And Just Like That

bruce polly gerencser midwestern baptist college 1977

Bruce Gerencser, Polly Shope 1977

Repost from 2015. Edited, rewritten, and corrected.

It’s late August in 1976 and I have just walked through the doors of the Midwestern Baptist College dormitory.

A few days later, a seventeen-year-old girl from Bay City, Michigan, a preacher’s daughter,  walked through the same doors.

A few weeks later, we went out on our first date.

It wasn’t long before we were in love; well, we thought it was love, anyway.

I knew she was the one.

I proposed, she said yes, her parents said no, we said we are going to get married anyway, and so we did on a hot July day in 1978 at the Newark Baptist Temple in Heath, Ohio.

Pontiac, Michigan, Bryan, Ohio (twice), Montpelier, Ohio, Newark, Ohio (twice), Buckeye Lake, Ohio, New Lexington, Ohio (twice), Glenford, Ohio, Somerset, Ohio, Junction City, Ohio, Mt. Perry, Ohio, Elmendorf, Texas, Frazeysburg, Ohio, Alvordton, Ohio (twice), Clare, Michigan, Stryker, Ohio, Yuma, Arizona, and Ney, Ohio . . . all the communities Polly and I have lived in over the past forty-one years.

Jason was born in Bryan, Nathan was born in Newark, Jaime was born in Zanesville, Bethany was born in Newark, and Laura and Josiah were born in Zanesville. Just yesterday, they were cute, cuddly newborns, and now they are 40, 38, 35, 30, 28, and 26.

Where did the time go? Polly and I ask ourselves.

Now we have thirteen grandchildren.

My Mom and Dad are long gone and Polly’s parents are in their 80s, in failing health.

I am no longer in the ministry and Polly and I have left the faith.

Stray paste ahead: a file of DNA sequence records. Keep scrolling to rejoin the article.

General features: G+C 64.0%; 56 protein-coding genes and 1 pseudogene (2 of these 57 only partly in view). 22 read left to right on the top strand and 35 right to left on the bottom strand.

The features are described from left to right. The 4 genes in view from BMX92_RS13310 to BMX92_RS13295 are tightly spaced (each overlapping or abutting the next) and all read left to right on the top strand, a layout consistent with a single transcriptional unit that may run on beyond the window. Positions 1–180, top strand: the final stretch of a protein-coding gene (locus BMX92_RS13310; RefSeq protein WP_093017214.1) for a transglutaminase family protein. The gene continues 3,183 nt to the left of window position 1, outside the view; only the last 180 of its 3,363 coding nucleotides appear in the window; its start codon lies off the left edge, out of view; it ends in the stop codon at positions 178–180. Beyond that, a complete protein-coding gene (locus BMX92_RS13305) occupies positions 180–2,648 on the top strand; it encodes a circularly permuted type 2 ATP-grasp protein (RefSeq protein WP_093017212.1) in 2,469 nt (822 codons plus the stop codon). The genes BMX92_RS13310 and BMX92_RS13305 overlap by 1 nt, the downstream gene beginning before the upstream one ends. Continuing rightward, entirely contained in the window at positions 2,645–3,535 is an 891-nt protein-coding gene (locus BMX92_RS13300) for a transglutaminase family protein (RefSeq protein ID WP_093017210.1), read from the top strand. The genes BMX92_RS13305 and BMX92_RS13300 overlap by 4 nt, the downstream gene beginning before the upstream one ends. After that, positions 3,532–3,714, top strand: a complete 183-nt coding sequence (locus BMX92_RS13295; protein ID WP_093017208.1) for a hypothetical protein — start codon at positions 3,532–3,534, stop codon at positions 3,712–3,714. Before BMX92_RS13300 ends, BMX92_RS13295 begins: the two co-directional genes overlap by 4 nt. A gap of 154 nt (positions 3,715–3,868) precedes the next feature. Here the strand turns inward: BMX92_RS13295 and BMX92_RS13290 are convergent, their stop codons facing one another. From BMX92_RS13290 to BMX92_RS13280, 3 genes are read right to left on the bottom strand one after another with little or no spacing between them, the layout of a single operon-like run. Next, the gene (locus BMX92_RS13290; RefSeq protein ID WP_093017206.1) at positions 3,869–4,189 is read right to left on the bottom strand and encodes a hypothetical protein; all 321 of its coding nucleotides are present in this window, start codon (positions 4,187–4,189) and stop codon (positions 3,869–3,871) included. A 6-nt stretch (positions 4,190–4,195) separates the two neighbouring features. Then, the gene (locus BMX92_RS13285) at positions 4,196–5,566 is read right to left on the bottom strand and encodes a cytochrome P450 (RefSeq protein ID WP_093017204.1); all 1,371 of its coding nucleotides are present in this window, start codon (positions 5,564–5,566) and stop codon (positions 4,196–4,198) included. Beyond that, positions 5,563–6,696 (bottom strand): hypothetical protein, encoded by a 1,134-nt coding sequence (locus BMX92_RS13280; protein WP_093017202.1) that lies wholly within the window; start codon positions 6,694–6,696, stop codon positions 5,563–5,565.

Never would we have considered such a thing possible.

Yet, here we are.

For decades, Polly was a stay-at-home mom, but now the roles are reversed.

We started married life full of vim and vigor, strong in body. Now my body is broken and Polly faces serious, life-threatening health problems of her own.

Our children are all out on their own, own their own homes, and are productively employed. Just like that . . .there are the two of us . . .and Bethany. Dear, dear Bethany.

Our life has had one constant: change.

Time marches on and stops for no one. A cliche? Perhaps, but nonetheless true.

Most of life is now in the rear-view mirror.

We peer dimily into the future, knowing that death lurks in the shadows.

If I died today, I will die happy.

Happy that I have seen my children grow up into fine adults.

Happy that I have spent lots of time with thirteen wonderful grandchildren.

Happy that I own my home and that I have lived a gratifying life of love with Polly.

If I had to sum up my life I would say, it has been good.